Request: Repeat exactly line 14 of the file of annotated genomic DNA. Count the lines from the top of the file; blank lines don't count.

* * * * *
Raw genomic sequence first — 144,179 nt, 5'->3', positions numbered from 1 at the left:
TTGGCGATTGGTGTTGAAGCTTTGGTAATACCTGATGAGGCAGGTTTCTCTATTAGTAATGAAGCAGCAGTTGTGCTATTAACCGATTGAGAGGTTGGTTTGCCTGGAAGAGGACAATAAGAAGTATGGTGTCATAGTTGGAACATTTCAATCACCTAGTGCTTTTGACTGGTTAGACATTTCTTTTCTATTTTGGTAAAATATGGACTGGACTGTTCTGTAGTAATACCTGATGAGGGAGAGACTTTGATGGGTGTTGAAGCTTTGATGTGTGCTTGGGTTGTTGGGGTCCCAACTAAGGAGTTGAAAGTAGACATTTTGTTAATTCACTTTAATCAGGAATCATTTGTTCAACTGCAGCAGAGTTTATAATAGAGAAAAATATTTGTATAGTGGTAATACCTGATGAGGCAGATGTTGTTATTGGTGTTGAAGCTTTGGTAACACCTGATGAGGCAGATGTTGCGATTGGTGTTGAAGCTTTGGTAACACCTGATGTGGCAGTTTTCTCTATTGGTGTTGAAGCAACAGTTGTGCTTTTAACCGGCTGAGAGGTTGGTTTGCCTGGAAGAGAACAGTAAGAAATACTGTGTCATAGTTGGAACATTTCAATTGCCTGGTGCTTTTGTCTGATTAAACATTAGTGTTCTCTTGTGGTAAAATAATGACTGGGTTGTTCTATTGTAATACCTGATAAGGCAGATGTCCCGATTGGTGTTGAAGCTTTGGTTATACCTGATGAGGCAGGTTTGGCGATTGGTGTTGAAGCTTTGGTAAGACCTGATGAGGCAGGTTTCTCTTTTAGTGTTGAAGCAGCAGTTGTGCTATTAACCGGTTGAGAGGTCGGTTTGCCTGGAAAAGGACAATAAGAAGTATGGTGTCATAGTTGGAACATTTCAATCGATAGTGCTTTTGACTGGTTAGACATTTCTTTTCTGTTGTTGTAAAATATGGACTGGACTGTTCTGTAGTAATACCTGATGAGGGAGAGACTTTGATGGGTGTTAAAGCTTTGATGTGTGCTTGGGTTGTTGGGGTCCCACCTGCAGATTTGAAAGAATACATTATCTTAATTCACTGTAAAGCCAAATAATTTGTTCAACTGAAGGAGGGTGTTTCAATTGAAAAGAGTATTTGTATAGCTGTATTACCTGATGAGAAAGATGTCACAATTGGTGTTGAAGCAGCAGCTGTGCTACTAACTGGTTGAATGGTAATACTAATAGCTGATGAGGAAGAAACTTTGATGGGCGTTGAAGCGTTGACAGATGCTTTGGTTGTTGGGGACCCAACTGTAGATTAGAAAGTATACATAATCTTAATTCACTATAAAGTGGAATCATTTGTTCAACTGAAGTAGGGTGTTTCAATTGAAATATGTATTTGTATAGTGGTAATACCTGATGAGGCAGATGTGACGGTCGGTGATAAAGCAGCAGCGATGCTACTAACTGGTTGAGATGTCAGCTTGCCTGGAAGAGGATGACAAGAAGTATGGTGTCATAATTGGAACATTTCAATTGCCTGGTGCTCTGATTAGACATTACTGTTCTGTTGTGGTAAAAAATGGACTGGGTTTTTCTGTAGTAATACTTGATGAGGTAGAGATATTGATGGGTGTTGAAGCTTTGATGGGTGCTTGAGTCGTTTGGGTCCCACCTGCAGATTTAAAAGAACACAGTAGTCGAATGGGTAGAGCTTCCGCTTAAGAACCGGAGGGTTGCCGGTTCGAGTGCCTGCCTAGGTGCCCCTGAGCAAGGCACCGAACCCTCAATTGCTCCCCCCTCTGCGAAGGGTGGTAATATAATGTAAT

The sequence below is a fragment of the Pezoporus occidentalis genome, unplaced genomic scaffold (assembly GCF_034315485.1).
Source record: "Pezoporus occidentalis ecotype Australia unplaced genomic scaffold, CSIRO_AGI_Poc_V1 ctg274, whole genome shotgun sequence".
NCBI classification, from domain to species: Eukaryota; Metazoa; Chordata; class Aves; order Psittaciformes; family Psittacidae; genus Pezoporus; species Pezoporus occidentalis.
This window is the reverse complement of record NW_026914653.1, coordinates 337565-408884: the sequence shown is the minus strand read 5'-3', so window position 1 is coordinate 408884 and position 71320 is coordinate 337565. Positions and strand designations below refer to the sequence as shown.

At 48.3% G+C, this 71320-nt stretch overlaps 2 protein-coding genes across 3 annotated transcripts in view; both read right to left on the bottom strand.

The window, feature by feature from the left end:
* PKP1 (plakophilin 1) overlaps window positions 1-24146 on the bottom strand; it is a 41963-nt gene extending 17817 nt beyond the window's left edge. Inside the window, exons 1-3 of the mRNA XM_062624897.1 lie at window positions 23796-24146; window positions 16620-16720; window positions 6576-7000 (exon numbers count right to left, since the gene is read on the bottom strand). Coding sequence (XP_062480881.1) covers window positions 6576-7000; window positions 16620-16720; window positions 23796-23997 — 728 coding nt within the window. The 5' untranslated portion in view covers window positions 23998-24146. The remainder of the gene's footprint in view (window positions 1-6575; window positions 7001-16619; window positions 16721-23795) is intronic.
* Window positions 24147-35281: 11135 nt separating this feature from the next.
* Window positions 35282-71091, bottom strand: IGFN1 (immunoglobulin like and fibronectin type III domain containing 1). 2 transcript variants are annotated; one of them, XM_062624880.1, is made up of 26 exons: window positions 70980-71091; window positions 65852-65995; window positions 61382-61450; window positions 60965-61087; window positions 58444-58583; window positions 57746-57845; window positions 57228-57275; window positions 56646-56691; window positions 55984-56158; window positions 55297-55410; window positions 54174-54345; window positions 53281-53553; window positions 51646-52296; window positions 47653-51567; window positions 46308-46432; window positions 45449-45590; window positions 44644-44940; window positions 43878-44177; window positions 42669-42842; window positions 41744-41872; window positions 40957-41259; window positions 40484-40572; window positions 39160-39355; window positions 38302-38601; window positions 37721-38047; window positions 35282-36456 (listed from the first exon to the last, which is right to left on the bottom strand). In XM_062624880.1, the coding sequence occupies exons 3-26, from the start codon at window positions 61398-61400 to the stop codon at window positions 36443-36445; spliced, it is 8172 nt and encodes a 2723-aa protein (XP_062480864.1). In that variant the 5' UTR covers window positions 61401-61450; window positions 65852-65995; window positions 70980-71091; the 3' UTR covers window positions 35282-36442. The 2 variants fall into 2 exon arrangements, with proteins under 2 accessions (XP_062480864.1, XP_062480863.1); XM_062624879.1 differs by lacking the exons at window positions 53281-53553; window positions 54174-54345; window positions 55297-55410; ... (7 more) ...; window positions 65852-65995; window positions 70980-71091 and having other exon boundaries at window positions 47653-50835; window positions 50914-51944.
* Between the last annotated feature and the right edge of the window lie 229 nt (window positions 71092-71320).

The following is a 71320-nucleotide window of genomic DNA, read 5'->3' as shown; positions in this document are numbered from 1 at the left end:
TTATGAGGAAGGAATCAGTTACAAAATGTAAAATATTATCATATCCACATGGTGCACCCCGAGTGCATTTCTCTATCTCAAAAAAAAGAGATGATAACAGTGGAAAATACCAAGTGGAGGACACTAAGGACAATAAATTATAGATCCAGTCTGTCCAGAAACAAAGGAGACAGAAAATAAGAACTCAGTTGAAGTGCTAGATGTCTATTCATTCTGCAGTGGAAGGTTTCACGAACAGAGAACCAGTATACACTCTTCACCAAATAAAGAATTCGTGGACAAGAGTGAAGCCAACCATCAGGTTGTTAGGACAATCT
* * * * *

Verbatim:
TTATGAGGAAGGAATCAGTTACAAAATGTAAAATATTATCATATCCACATGGTGCACCCCGAGTGCATTTCTCTATCTCAAAAAAAAGAGATGATAACAGTGGAAAATACCAAGTGGAGGACACTAAGGACAATAAATTATAGATCCAGTCTGTCCAGAAACAAAGGAGACAGAAAATAAGAACTCAGTTGAAGTGCTAGATGTCTATTCATTCTGCAGTGGAAGGTTTCACGAACAGAGAACCAGTATACACTCTTCACCAAATAAAGAATTCGTGGACAAGAGTGAAGCCAACCATCAGGTTGTTAGGACAATCT